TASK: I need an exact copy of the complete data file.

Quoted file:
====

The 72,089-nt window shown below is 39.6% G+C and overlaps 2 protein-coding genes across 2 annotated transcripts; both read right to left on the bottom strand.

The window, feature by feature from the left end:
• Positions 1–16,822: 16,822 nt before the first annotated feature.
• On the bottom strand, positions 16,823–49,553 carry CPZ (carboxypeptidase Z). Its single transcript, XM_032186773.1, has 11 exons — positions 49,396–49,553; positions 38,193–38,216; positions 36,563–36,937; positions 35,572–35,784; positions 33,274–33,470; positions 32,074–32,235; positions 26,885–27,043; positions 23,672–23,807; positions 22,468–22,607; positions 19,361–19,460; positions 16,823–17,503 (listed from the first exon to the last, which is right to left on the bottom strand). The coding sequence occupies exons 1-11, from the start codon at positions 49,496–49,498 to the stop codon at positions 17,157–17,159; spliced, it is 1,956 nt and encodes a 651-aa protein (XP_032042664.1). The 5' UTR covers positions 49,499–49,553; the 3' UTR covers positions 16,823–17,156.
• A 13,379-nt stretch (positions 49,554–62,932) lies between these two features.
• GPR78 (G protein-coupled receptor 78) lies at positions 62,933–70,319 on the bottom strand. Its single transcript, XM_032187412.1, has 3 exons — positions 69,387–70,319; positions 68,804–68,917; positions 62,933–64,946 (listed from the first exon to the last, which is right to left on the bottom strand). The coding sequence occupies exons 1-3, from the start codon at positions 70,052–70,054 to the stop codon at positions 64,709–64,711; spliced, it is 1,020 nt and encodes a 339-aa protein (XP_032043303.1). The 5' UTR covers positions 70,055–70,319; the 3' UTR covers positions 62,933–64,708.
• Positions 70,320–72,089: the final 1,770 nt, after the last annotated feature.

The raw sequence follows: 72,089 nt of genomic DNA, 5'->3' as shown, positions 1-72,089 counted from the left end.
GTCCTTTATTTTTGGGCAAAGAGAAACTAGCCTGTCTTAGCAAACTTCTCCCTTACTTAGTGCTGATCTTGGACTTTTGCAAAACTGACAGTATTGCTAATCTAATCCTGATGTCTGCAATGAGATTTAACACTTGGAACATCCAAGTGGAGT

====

The 72,089-nt window shown below is 39.6% G+C and overlaps 2 protein-coding genes across 2 annotated transcripts; both read right to left on the bottom strand.

The window, feature by feature from the left end:
• Positions 1–16,822: 16,822 nt before the first annotated feature.
• On the bottom strand, positions 16,823–49,553 carry CPZ (carboxypeptidase Z). Its single transcript, XM_032186773.1, has 11 exons — positions 49,396–49,553; positions 38,193–38,216; positions 36,563–36,937; positions 35,572–35,784; positions 33,274–33,470; positions 32,074–32,235; positions 26,885–27,043; positions 23,672–23,807; positions 22,468–22,607; positions 19,361–19,460; positions 16,823–17,503 (listed from the first exon to the last, which is right to left on the bottom strand). The coding sequence occupies exons 1-11, from the start codon at positions 49,496–49,498 to the stop codon at positions 17,157–17,159; spliced, it is 1,956 nt and encodes a 651-aa protein (XP_032042664.1). The 5' UTR covers positions 49,499–49,553; the 3' UTR covers positions 16,823–17,156.
• A 13,379-nt stretch (positions 49,554–62,932) lies between these two features.
• GPR78 (G protein-coupled receptor 78) lies at positions 62,933–70,319 on the bottom strand. Its single transcript, XM_032187412.1, has 3 exons — positions 69,387–70,319; positions 68,804–68,917; positions 62,933–64,946 (listed from the first exon to the last, which is right to left on the bottom strand). The coding sequence occupies exons 1-3, from the start codon at positions 70,052–70,054 to the stop codon at positions 64,709–64,711; spliced, it is 1,020 nt and encodes a 339-aa protein (XP_032043303.1). The 5' UTR covers positions 70,055–70,319; the 3' UTR covers positions 62,933–64,708.
• Positions 70,320–72,089: the final 1,770 nt, after the last annotated feature.

The raw sequence follows: 72,089 nt of genomic DNA, 5'->3' as shown, positions 1-72,089 counted from the left end.
GTCCTTTATTTTTGGGCAAAGAGAAACTAGCCTGTCTTAGCAAACTTCTCCCTTACTTAGTGCTGATCTTGGACTTTTGCAAAACTGACAGTATTGCTAATCTAATCCTGATGTCTGCAATGAGATTTAACACTTGGAACATCCAAGTGGAGT